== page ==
I’m a firm believer that Steven Spielberg has never made a bad film. Sure, not all his efforts have reached the same heights as Jurassic Park or Jaws, but everything he’s released has been immensely watchable and enjoyable. The trailers for Ready Player One left me worried, though. From what I saw, it appeared like it would be one big nudge, nudge, wink, wink affair with too much CGI and no substance. I love nostalgia as much as the next guy, but a whole 140 minutes of it?
Well, I was wrong. Spielberg has done it again. He not only manages to treat these pop-culture references with reverence, but he also brings to life a heart-warming tale like he only could. Ready Player One is a modern-day geek’s dream that will become a hallmark movie of your collection.
Based on Ernest Cline’s novel of the same name, the film is set in 2045. It’s a future where people find themselves escaping the troubles of the real world in a virtual reality universe called OASIS. When OASIS’s creator, James Halliday, dies, he leaves his fortune and control of the world to the first person to find the three keys hidden in the world. Naturally, this leads to a frenzy, with players and Innovative Online Industries (IOI) – the manufacturer of virtual reality equipment – scrambling for the fortune and control of OASIS.
While it might seem like it’s a combination of Gamer, Wreck-It Ralph, and Pacific Rim spliced with some fast-paced action-fantasy, there’s more to this film than meets the eye. It’s a clever social commentary about the online world – both the pitfalls and advantages of it. It displays how it’s possible to find friends (and even love) in the digital sphere, but it’s still important to come up and take a breath of fresh air in the real world. Unlike a lot of other films that prey on the dangers of virtual reality and avatars, Ready Player One acknowledges the benefits of it as a form of escapism. After all, this is one of the reasons we watch movies in the first place, right?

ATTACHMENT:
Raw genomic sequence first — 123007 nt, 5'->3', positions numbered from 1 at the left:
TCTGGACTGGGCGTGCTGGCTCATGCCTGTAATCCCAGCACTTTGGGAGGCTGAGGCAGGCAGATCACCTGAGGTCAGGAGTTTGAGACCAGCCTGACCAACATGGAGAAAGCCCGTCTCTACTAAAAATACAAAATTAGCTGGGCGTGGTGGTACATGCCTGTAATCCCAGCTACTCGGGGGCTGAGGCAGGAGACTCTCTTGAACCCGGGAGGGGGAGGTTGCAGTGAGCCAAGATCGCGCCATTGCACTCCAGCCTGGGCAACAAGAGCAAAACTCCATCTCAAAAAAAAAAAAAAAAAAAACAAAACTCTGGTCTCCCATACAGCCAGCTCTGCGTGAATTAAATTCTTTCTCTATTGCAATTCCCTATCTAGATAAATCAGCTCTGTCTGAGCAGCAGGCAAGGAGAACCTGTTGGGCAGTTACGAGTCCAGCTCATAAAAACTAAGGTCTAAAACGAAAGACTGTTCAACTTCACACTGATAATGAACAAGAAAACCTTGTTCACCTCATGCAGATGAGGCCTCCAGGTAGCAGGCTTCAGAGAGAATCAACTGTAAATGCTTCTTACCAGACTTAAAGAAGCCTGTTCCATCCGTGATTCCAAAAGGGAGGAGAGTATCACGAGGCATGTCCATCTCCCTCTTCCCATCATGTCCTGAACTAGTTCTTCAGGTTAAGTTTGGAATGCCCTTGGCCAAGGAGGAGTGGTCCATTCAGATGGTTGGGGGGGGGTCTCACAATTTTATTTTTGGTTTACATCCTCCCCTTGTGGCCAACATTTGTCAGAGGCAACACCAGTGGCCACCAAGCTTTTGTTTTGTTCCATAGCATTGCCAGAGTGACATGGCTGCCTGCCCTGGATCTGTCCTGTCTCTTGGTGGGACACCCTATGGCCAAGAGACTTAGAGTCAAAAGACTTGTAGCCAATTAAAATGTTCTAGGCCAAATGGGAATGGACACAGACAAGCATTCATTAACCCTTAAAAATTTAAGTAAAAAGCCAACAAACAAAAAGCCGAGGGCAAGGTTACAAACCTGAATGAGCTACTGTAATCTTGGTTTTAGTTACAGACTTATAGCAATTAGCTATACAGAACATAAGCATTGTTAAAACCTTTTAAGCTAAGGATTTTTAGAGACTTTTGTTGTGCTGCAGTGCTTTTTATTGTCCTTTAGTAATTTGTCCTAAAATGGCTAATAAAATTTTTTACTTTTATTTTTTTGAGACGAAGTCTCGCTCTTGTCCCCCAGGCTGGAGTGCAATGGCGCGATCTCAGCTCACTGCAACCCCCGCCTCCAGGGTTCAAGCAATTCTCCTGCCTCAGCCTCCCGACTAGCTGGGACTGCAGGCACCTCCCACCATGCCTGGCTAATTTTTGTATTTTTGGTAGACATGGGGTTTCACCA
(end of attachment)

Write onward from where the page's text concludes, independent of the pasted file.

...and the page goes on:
The film, though, does vary from the book in several ways. For example, certain references and plot points in the novel couldn’t be used due to licensing issues. The core of the story is still there, even if it’s tweaked it where it had to be. Still, this shouldn’t impact anyone’s enjoyment of either product.
Additionally, the film adaptation is far more family-friendly, employing the same tone as Spielberg’s wholesome action-adventure offerings. There’s an element of danger in it, but the way it’s executed feels like something out of The Goonies rather than Schindler’s List. It’s the sort of film you can take your whole family to and everyone will walk away with smiles and not nightmares.
From a technical standpoint, what Spielberg does is remarkable. He manages to balance the CGI with real-world elements incredibly well, while providing us with a jaw-dropping OASIS. The world is drop-dead gorgeous and authentic, feeling like it’s infinite and filled with unimaginable possibilities. Mind you, Spielberg is the same man who has broken numerous boundaries with special effects over the years, so should we even be surprised by this?
Now to the cast. Blending a host of veterans with newcomers, there are fantastic performances from all over. The two standouts, though, are Mark Rylance (James Halliday) and Ben Mendelsohn (Nolan Sorrento). Rylance portrays the intelligent outsider with such care and class that he fills your heart with his innocence and positive worldview. On the other hand, Mendelsohn does what he does best: the villain. He’s such a snivelling creep – a little over the top at times – yet you can’t help but love his interpretation of the corporate bad guy.
The Internet has been abuzz the past few weeks with a lot of detractors slamming Ready Player One for God-knows-what reasons. Alas, it is the Internet, so we should all know by now that it’s no place for optimism or rational opinions. Don’t let the negative chatter fool you, though. Ready Player One is Spielberg at his best. It’s the purest and most sincere form of escapism, with strong morals and values attached to it. Maybe it’s something we could all learn from and apply to our online interactions?